I will admit I had that knee jerk reaction when our plane announced prior to landing that anyone who had been in Sierra Leone, Nigeria, Senegal, Guinea and Liberia in the past 30 days were to present themselves at Customs for Quarantine clearance into Singapore. "What?! They've been on the plane? What?! It's too late, we'll all have it!" (I would like to say I'm exaggerating but that over the top panic was exactly what went through my head. However, I have learnt that when ever you think or argue in terms of "THEY" (that nameless, faceless "THEM"), rather than specifics, you probably need to research a little more).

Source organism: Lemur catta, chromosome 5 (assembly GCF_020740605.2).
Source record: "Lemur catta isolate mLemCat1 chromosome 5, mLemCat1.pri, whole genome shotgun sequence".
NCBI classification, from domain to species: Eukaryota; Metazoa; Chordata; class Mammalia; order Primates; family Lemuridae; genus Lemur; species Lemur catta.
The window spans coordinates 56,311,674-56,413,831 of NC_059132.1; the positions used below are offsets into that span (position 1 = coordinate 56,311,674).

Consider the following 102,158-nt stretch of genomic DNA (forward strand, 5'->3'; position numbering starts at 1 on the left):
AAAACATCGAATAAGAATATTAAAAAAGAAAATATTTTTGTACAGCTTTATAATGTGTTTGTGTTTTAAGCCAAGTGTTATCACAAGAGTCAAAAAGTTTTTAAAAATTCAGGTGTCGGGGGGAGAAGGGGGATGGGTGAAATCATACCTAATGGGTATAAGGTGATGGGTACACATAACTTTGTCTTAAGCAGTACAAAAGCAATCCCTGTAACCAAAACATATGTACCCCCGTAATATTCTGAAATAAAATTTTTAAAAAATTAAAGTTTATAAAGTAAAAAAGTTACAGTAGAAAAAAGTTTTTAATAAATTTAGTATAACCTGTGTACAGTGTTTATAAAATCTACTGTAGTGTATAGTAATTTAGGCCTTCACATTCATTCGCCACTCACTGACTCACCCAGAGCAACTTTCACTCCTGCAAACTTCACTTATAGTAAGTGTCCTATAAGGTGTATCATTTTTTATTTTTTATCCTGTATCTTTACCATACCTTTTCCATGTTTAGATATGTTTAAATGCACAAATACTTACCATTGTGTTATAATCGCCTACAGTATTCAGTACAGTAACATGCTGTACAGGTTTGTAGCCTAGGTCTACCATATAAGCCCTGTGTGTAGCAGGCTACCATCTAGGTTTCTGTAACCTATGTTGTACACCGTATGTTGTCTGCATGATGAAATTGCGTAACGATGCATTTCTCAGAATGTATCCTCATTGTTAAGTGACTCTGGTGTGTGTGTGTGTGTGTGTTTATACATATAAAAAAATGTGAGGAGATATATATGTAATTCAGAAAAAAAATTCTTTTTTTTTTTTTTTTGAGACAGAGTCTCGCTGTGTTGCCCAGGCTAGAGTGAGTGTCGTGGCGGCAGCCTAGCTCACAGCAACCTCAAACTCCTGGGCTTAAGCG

When you look at the cases vs populations of these countries, it is less than 1 percent of the total population. So her logic is 99 percent of the population should have their passports confiscated, just in case?

I'm not saying this is not a horrific situation with potential for global plague proportions. What I'm saying is we need to be doing the right things about it. We need to direct our concern into something useful. Quickly.

One of the major food delivery companies stopped deliveries to the supermarkets in some of the affected regions - and while I totally understand that, I wouldn't want to make those deliveries if it was my job or my husband's, it does mean it's harder to quarantine and isolate the disease. If people now travel for food and supplies, or enterprising people are moving into the region to sell food, then the disease will move into other regions, and so infection grows. How can we minimise the spread of infection?